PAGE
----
January 07, 2021 - 10:29am EST by
2021 2022
Price: 65.32 EPS 1.03 1.88
Shares Out. (in M): 489 P/E 60.5 34.7
Market Cap (in $M): 31,948 P/FCF 199.7 44.8
Net Debt (in $M): 3,060 EBIT 533 1,158
TEV ($): 35,008 TEV/EBIT 65.6 30.2

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  • Medical Devices


I'm long the shares of Alcon (ALC SW or ALC US).  Alcon is a recent ophthalmology medtech spin-off from Novartis.  Alcon is exposed to favorable long-term demand trends and has attractive qualitative characteristics in its business model and market that should eventually translate to good sustainable mid-cycle EBIT growth with a high degree of probability.   


Brief business description

Alcon has a long history, having originally been started in 1945 and spending a couple of decades under full or partial ownership of Nestle and Novartis. Novartis acquired the business from Nestle for $52B in 2010, before eventually deciding to focus entirely on pharma and spinning it off in 2019.   Alcon is the leader in the ophthalmic market globally, with a >30% market share. Alcon consists of two distinct business segments: 


Surgical (includes equipment for surgeries and diagnostics, implantable contact lenses for cataracts, and consumables for eye surgeons) and Vision Care (consumer contact lens, liquid solutions and eye drops). Each of the two business lines / markets has a MSD % sales CAGR trend. In each of the two business lines / markets, Alcon has a #1 or #2 market position.   Alcon has a particularly strong shares in the vitreoretinal and cataract segments of the Surgical market.  The market has oligopolistic tendencies, with substantial barriers to entry and barriers to scale in the form of years of cumulative R&D and FDA approvals, and substantial sales and marketing budgets needed to reach the fragmented base of ophthalmologists and opticians.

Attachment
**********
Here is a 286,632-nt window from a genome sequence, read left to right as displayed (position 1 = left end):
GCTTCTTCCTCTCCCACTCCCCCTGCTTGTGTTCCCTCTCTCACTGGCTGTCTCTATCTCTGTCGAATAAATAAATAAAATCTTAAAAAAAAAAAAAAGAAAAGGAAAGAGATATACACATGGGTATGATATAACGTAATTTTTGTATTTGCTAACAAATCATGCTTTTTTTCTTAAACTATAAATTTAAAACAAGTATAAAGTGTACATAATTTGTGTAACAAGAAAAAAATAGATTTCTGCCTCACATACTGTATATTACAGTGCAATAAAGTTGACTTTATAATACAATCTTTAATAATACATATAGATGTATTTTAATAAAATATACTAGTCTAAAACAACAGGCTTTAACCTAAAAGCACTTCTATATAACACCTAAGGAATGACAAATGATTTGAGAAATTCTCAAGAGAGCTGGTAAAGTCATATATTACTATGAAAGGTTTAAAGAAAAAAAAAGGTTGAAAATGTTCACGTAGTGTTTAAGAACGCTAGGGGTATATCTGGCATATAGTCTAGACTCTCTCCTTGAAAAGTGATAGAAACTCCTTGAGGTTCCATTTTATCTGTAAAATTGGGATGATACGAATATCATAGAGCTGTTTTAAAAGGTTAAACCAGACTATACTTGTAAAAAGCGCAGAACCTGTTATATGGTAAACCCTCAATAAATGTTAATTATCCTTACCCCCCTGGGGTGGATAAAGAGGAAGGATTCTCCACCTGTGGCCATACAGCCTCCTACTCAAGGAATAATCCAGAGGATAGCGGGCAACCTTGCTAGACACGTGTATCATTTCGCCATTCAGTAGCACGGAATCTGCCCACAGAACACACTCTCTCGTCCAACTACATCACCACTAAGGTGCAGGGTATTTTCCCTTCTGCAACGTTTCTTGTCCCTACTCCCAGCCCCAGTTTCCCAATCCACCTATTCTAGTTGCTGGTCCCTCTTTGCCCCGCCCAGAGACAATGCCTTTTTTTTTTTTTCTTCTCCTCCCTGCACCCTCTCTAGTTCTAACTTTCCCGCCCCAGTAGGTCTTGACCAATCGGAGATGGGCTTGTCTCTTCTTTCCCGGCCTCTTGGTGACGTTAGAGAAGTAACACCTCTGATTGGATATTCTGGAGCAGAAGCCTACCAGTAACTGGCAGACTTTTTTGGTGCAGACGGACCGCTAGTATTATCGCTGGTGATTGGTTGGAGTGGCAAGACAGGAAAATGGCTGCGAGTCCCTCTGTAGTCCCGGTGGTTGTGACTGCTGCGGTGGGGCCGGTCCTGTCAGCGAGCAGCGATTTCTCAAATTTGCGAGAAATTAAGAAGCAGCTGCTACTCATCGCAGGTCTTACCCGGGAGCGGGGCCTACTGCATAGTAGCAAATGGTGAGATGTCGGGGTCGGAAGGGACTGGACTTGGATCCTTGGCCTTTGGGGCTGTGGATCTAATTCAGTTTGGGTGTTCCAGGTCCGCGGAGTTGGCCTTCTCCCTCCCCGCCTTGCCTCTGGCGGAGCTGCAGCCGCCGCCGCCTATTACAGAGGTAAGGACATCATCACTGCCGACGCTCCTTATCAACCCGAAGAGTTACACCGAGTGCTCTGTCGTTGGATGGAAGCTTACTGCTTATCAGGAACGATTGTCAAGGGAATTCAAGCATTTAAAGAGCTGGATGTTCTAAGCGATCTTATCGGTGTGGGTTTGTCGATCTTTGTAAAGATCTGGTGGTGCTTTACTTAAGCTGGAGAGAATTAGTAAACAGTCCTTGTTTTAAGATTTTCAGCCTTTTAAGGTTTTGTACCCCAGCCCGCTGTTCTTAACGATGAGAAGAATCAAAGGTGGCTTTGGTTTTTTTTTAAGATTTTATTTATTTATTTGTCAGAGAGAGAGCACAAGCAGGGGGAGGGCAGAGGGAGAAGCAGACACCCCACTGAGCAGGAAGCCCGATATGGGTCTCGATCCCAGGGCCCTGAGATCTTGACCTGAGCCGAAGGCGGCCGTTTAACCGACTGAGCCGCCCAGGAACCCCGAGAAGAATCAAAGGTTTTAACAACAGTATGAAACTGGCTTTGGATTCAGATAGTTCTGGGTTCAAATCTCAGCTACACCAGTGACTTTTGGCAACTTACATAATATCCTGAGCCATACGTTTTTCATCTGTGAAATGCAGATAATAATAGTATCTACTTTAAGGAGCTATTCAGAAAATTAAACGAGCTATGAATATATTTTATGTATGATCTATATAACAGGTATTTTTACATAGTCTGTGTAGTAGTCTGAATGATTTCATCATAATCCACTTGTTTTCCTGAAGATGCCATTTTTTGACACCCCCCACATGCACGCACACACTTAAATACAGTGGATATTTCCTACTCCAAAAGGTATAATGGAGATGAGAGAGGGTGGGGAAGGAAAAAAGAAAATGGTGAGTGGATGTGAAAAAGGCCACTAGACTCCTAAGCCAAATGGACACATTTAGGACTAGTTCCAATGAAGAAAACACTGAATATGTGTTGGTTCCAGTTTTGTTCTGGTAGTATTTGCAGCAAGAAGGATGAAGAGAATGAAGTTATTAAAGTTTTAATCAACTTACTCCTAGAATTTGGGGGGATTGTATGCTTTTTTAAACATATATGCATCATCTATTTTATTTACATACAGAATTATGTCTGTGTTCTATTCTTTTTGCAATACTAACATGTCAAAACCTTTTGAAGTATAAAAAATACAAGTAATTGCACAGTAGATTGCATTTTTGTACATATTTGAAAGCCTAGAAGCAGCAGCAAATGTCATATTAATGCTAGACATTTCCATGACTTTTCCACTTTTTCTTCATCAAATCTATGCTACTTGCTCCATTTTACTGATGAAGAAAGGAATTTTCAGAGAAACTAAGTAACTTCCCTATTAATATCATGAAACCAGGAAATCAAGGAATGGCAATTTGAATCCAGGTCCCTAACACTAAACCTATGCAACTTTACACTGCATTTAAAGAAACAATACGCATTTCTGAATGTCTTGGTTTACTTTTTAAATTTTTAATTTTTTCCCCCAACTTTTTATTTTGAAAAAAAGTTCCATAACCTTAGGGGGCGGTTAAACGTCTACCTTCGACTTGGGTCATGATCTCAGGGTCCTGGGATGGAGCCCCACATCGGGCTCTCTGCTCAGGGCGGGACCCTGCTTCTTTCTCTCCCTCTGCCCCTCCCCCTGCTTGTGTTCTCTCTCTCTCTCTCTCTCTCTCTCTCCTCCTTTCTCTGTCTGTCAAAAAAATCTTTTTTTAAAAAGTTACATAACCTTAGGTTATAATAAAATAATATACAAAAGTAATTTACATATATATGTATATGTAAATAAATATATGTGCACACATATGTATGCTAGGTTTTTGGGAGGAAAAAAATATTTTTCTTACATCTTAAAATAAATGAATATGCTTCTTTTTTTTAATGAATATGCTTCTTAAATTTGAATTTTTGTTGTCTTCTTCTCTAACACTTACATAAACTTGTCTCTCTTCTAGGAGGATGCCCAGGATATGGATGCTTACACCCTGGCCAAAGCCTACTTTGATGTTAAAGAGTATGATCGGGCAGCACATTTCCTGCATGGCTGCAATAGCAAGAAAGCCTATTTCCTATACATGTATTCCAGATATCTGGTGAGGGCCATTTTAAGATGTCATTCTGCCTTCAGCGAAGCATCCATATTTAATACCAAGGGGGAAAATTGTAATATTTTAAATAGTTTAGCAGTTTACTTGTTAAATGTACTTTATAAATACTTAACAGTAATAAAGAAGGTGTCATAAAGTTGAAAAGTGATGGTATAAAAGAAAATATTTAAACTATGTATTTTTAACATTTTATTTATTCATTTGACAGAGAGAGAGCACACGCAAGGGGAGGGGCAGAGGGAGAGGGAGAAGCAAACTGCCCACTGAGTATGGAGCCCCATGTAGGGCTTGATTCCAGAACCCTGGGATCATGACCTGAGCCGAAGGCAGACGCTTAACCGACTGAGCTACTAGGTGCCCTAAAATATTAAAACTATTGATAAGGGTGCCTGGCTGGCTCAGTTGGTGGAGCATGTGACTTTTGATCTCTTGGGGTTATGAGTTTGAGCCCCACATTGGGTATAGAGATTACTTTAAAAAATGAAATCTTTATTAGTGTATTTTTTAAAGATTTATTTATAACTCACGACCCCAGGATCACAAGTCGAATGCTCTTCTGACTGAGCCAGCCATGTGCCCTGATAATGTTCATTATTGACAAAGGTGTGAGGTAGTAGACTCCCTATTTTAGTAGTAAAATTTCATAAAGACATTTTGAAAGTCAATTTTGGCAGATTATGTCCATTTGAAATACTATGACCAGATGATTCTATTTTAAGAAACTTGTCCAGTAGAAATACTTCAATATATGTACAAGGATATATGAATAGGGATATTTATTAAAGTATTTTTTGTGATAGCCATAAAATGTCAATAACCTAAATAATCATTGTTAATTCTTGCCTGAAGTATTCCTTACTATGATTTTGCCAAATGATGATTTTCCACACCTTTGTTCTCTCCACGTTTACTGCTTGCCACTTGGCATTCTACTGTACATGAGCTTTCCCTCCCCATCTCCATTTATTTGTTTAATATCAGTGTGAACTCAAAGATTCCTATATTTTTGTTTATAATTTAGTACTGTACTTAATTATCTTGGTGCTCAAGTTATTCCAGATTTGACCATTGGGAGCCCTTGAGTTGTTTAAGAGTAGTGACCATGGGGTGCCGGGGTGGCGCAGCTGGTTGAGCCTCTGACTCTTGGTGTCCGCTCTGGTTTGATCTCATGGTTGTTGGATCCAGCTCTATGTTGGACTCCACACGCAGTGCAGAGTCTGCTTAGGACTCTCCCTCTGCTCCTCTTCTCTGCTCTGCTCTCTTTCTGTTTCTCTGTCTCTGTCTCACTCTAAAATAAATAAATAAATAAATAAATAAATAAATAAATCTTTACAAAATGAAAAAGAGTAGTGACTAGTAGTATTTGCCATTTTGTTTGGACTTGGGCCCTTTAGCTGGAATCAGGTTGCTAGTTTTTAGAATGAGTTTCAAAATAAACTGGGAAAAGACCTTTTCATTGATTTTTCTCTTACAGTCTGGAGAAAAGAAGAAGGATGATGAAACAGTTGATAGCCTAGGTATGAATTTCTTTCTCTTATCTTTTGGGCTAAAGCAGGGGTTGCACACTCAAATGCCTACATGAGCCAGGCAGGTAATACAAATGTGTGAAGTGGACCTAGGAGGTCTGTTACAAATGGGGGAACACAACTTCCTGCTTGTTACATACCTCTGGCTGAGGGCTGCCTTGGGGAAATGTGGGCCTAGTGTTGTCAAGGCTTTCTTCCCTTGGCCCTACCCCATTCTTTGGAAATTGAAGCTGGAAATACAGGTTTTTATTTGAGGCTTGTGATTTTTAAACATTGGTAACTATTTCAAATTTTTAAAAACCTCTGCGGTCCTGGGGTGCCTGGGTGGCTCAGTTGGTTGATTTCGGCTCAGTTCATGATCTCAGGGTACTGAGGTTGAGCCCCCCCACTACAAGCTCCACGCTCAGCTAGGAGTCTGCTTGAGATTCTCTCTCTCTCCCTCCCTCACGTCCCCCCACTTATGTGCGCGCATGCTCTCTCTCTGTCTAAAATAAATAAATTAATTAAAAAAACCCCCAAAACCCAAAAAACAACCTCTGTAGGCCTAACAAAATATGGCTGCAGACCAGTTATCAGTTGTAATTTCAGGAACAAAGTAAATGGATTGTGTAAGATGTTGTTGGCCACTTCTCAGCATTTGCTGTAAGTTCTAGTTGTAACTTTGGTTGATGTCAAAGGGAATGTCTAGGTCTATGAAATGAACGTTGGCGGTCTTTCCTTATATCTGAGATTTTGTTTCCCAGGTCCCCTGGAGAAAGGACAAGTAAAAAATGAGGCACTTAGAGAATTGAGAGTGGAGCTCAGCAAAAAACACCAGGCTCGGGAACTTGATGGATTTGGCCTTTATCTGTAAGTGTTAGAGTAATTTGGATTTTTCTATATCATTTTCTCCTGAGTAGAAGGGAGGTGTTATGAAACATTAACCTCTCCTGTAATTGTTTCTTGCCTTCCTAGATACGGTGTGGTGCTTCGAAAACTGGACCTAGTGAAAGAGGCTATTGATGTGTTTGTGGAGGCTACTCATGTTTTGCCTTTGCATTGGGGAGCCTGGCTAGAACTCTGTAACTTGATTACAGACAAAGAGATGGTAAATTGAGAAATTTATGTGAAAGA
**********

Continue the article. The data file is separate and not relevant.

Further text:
Key competitors in Surgical include JNJ, Carl Zeiss, and Bausch & Lomb (B&L). JNJ is present across all of ophthalmology and is a strong rival to Alcon.  Carl Zeiss is traditionally strong in diagnostic equipment and equipment for refractive / laser surgery, and is attempting to use that as a beachhead to expand into cataract and vitreoretinal surgical equipment, consumables and implantables.  B&L has a relatively broad portfolio in Surgical but is considered a relatively distant, sub-scale competitor.  In Vision Care, JNJ, and Cooper are the strongest competitors, and B&L also has a presence. 


The business is led by CEO David Endicott; like Endicott, most of the top management team are ex-Pfizer/Hospira.  Endicott strikes me as a straightforward, capable operator.  Endicott and most of the management team are based in Texas.



Business model

Alcon in reality is a sum of two different businesses (Surgical and Vision Care) and it makes sense to analyze them separately.